Ones To Watch #Croydon is a series created to showcase all the up and coming talents throughout the borough!
We caught up with Croydon's golden girl - Spoken Word Poet, Artist Activist , Writer, #LoveWarrior and Change Maker - Shaniqua Benjamin to get the 411!
SDS: How are you doing? How have things been?
Shaniqua: I'm good thank you, things have been good. I actually love lockdown most of the time haha I do miss hugging people, but it's been good I can't complain, I'm still able to work so that's really good.
SDS: What was it that got you into being a spoken word poet?
Shaniqua: I went to Bosnia that year and performed poetry for the first time, and I fell in love with it. So, it was just doing that spoken word piece really and seeing the power of words, how you can plant seeds in such a short space of time. Also just finding a healthy form of expression, which I really need because I struggle with self harm. So poetry,
spoken word was that really healthy way of expression, which is part of the reason why I love it so much.
SDS: You said that you got distracted by fashion, what was it about fashion that distracted you? Are you still into fashion?
Shaniqua: It's not that fashion distracted me, I mean anything art related has my heart or my
eyes. I don't know why fashion was the one that got me, I just remember sitting in church or
sitting in classes in school and sketching clothes. I used to love just sketching designs and I
had this dream that I wanted to make clothes for people like me, who are
black or with a curvier figure, who struggle to clothes that fully fit. But getting to university I
realised the fashion was not for me, that industry was not for me, fashion design - specifically making clothes - wasn't for me.I still love it. I mean, it's a beautiful art
form. It's just a really weird industry.
SDS: Talk us through Young People Insight of which you're the director of, let us know what it's about.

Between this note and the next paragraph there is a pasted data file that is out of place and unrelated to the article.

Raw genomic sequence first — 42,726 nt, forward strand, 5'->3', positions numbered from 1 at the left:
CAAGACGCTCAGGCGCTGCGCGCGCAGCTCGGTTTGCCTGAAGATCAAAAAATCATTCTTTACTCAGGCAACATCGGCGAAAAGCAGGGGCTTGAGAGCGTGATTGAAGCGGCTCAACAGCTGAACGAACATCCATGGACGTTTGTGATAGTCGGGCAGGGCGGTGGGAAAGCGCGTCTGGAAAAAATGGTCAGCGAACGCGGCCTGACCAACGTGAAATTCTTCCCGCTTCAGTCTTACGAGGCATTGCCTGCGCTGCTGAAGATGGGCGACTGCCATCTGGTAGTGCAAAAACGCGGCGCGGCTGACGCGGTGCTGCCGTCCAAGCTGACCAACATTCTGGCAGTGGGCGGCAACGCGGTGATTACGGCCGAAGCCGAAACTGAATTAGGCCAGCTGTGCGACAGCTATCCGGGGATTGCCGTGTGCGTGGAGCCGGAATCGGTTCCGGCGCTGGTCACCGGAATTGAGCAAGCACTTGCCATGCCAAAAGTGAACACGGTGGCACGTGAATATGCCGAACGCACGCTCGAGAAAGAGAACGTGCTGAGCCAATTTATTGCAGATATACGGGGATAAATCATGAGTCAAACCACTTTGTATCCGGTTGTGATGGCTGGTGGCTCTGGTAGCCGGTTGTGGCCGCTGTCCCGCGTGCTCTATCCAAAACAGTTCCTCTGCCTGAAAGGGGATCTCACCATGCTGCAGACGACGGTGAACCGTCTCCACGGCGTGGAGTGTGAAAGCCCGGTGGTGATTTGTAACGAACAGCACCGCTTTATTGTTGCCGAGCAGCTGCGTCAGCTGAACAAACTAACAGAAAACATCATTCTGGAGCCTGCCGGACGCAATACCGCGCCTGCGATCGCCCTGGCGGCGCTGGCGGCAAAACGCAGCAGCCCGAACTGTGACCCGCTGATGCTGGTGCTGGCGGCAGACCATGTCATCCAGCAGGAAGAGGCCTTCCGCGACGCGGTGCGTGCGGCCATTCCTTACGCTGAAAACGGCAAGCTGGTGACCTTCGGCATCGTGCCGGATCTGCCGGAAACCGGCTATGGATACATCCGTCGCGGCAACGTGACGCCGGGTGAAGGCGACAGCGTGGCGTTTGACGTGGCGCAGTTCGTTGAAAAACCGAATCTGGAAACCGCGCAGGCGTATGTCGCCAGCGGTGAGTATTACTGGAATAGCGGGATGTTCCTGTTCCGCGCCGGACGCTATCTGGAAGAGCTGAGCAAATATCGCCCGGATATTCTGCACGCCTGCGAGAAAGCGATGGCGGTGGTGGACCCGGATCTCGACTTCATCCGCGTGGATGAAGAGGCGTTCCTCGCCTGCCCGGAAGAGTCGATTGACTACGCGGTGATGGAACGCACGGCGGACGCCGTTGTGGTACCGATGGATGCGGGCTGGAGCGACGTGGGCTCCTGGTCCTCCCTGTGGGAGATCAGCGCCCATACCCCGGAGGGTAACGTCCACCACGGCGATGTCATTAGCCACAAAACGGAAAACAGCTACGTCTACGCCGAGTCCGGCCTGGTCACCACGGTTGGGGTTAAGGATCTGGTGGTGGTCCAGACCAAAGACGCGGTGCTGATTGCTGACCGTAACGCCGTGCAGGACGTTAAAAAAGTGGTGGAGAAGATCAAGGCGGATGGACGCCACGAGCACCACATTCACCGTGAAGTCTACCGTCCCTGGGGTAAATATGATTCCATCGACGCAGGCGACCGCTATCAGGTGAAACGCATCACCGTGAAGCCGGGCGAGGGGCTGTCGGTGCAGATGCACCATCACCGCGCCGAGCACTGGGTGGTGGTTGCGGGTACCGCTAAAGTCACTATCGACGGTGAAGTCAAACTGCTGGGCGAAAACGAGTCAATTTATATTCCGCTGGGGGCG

Shaniqua: So, YPI (Young People Insight) is my child, no longer my baby because it's been for four years now haha, it's all about empowering young people through creativity, conversation and writing.
SDS: How did it start?
Shaniqua: I started it as a blog in 2014, but I wanted to create something offline, as young people are online a lot. So in 2016, I held the first discussion group, which is called 'The Kickback' and then later that year I bought in a poetry night too. So from 2017, there was a monthly discussion group and a monthly poetry night which is called 'Poetic Insight'.
People could express themselves, talk about different topics which are always chosen by them. I emphasise that it's youth led, not just because I am a young person but because I want to ensure young people were leading. I think there's something special about young people working with young people - it works really well.
There are other organisations that say they're "youth led" but it's really older people leading and they bring young people in to steer or lead certain activities; I wanted [YPI] to be solely youth lead. I started it when I was 23 - I'm 27 now, so I want to pass the running on to young people, because I don't want it to become something that it's not.
So it's young people working with young people, being creative, getting their voice heard and learning about themselves. Also just passing on opportunities as well,